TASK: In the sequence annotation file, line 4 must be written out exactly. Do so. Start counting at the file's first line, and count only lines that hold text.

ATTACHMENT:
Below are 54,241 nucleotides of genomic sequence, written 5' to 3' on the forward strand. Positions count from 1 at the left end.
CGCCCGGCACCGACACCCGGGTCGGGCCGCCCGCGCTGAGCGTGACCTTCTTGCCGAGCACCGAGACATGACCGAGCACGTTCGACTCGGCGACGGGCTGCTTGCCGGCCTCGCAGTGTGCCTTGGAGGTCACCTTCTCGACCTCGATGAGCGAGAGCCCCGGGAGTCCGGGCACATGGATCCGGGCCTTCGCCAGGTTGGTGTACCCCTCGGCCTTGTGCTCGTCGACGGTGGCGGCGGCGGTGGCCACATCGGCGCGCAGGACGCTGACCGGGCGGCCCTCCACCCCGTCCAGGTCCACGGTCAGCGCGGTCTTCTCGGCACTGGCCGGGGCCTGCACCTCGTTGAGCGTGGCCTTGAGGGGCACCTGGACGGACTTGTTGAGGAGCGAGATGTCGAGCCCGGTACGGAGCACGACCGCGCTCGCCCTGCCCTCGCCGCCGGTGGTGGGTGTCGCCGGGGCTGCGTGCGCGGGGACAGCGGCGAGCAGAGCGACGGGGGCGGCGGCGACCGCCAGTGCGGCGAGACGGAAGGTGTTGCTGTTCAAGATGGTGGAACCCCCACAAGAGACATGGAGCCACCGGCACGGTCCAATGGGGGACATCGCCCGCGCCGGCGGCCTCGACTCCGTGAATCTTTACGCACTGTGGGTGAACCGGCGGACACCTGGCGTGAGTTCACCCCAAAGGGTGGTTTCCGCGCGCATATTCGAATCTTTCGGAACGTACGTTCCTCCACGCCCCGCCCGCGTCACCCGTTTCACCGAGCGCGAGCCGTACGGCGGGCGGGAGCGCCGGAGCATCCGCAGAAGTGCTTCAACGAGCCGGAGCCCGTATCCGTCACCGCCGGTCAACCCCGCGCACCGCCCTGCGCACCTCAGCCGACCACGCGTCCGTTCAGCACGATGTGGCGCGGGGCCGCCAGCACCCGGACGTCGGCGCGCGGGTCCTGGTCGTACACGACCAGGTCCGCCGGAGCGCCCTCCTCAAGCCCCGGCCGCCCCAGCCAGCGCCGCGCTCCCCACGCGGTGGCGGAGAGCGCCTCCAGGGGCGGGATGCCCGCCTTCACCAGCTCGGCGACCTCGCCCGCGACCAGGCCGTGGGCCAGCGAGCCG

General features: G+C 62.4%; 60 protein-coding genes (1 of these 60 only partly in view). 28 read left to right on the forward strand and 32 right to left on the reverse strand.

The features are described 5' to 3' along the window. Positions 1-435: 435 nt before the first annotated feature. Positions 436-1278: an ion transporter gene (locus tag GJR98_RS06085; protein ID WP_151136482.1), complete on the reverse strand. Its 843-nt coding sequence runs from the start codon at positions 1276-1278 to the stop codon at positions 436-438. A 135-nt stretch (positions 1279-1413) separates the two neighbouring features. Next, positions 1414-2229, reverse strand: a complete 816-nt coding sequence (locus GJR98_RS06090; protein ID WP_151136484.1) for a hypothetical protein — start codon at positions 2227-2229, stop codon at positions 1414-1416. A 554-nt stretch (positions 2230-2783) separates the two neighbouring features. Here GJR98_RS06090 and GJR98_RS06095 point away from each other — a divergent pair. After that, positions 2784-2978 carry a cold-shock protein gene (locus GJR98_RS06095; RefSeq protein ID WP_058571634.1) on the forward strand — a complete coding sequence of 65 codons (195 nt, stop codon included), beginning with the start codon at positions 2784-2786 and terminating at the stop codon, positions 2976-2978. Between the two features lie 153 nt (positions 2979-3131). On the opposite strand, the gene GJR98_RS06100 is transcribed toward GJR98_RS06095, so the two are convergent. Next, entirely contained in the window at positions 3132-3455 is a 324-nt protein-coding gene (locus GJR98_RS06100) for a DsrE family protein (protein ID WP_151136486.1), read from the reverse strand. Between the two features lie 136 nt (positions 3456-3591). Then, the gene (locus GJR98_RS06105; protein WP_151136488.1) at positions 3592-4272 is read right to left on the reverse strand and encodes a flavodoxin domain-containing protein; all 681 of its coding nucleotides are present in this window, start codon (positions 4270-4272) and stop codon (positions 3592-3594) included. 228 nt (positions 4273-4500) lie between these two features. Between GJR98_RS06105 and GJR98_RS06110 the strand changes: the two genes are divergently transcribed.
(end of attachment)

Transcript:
The features are described 5' to 3' along the window. Positions 1-435: 435 nt before the first annotated feature. Positions 436-1278: an ion transporter gene (locus tag GJR98_RS06085; protein ID WP_151136482.1), complete on the reverse strand. Its 843-nt coding sequence runs from the start codon at positions 1276-1278 to the stop codon at positions 436-438. A 135-nt stretch (positions 1279-1413) separates the two neighbouring features. Next, positions 1414-2229, reverse strand: a complete 816-nt coding sequence (locus GJR98_RS06090; protein ID WP_151136484.1) for a hypothetical protein — start codon at positions 2227-2229, stop codon at positions 1414-1416. A 554-nt stretch (positions 2230-2783) separates the two neighbouring features. Here GJR98_RS06090 and GJR98_RS06095 point away from each other — a divergent pair. After that, positions 2784-2978 carry a cold-shock protein gene (locus GJR98_RS06095; RefSeq protein ID WP_058571634.1) on the forward strand — a complete coding sequence of 65 codons (195 nt, stop codon included), beginning with the start codon at positions 2784-2786 and terminating at the stop codon, positions 2976-2978. Between the two features lie 153 nt (positions 2979-3131). On the opposite strand, the gene GJR98_RS06100 is transcribed toward GJR98_RS06095, so the two are convergent. Next, entirely contained in the window at positions 3132-3455 is a 324-nt protein-coding gene (locus GJR98_RS06100) for a DsrE family protein (protein ID WP_151136486.1), read from the reverse strand. Between the two features lie 136 nt (positions 3456-3591). Then, the gene (locus GJR98_RS06105; protein WP_151136488.1) at positions 3592-4272 is read right to left on the reverse strand and encodes a flavodoxin domain-containing protein; all 681 of its coding nucleotides are present in this window, start codon (positions 4270-4272) and stop codon (positions 3592-3594) included. 228 nt (positions 4273-4500) lie between these two features. Between GJR98_RS06105 and GJR98_RS06110 the strand changes: the two genes are divergently transcribed.